During the second colonial phase around 1830, France took a different approach. Rather than conquering by force as it did with Algeria, it changed posture and introduced the "assimilation theory"20 in which France would train, educate African men (les évolué) to carry out the mission of diffusing ideas of civilization. In the second half of the 19th century, France created the four communes of Senegal – Dakar, Saint Louis, Gorée, and Rufisque where people were granted the same rights as French citizens.
Africans from the four communes who were able to pursue higher education and were willing to renounce their legal protection could ‘rise’ to be termed Evolue (evolved) and were nominally granted full citizenship including the right to vote. Nevertheless, despite this legal framework, evolué still faced substantial discrimination in Africa as well as in the metropolis.21
Thus during the first half of the 1800s, the economic importance of these settlements as key trading points led to the creation of general councils. By 1880, the four communes were able to send their elected representatives to the French General Assembly. Though, their representatives were often colonists, European or métis.22 The policy of assimilation became prevalent in the four communes. Africans could be evolved into “Black Frenchmen.” In the late nineteenth and early twentieth centuries, a hallmark of the French colonial project was called civilizing mission (mission civilisatrice) or known as a policy of cultural assimilation. For example, during the nineteenth century, black Africans in four communes in Senegal were granted French citizenship along with the right to elect deputies to the Chamber of Deputies. The conditions that a native had to meet to be granted French citizenship included earning a decent living, was to display good moral standards, speak and write French.23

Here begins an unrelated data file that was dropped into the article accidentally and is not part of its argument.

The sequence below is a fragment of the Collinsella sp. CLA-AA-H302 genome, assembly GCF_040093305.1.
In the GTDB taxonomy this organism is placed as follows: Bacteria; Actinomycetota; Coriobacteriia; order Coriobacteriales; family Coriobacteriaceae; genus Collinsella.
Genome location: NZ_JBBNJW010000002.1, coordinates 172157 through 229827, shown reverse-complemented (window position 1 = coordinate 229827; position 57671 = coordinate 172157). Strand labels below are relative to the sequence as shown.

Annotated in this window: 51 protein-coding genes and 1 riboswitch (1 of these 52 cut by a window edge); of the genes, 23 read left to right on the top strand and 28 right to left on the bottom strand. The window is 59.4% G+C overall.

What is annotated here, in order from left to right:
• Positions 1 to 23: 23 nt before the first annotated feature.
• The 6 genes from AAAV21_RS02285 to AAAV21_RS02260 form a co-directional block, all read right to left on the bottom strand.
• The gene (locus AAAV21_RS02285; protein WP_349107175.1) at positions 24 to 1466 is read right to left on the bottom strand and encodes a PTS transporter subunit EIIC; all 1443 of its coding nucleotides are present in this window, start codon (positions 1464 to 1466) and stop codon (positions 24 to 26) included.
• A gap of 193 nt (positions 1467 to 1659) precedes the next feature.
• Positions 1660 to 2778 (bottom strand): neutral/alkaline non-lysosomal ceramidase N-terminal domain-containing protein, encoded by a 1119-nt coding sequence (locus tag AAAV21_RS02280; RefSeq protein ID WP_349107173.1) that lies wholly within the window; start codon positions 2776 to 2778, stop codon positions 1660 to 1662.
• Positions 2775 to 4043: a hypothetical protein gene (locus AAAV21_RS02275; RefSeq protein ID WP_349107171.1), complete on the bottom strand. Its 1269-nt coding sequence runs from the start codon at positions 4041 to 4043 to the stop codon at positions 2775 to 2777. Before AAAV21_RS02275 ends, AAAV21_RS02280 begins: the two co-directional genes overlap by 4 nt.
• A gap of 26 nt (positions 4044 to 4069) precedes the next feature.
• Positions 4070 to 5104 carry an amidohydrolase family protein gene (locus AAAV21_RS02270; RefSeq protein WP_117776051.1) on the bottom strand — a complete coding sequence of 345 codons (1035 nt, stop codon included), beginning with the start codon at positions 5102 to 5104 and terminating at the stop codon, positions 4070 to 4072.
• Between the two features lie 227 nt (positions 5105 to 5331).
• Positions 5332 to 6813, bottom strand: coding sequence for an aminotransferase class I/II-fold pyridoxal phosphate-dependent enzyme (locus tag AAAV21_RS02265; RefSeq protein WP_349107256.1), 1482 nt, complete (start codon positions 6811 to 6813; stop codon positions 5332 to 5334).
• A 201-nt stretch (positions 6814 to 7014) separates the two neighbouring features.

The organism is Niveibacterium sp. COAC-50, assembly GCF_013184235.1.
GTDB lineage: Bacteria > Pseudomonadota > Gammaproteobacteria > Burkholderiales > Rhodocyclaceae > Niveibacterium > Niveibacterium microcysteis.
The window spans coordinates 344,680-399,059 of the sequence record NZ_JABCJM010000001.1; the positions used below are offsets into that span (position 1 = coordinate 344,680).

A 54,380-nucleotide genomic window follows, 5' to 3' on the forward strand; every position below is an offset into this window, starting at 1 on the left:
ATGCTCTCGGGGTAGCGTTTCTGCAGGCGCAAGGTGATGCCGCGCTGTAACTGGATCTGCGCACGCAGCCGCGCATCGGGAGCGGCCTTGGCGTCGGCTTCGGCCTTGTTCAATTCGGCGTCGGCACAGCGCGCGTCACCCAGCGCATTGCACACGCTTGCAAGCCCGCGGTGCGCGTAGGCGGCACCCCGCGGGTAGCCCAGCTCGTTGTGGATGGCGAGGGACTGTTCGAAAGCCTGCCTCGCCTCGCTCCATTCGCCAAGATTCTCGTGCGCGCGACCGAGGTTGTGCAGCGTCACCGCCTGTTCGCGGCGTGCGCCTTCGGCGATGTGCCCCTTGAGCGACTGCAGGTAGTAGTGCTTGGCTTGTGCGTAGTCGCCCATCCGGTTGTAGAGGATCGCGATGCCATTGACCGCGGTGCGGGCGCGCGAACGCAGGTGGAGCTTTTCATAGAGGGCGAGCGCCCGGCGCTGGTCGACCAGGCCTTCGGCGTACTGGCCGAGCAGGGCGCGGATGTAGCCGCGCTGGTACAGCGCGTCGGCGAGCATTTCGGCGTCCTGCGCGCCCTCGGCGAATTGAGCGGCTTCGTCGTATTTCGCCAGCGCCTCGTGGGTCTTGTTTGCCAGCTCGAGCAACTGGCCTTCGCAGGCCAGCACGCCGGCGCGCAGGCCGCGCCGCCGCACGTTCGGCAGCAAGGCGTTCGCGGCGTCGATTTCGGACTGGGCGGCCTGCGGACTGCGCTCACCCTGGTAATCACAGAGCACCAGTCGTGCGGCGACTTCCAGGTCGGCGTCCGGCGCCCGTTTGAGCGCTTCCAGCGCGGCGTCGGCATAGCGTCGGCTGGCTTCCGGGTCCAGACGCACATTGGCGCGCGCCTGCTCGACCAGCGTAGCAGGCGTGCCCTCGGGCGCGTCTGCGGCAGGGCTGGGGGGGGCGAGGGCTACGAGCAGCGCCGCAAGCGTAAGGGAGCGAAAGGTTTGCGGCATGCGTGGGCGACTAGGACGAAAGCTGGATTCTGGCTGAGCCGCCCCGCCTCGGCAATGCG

The population in these regions became known as “Les originaires” meaning they were the first to have a French citizen status – not yet promoted in other settlements. Les originaires ought to be fluent in French to advance in social life, politics, or work in administrative institutions. However, prejudice was very common when it came to career ambition and advancement. It was not until 1907 that the first originaires of African background Galandou Diouf was elected as a legislator in the General Council in the commune of Rufisque. In 1914, the first African man Blaise Diagne won a seat in the French National Assembly representing the communes of Senegal. He was then succeeded by Diouf.24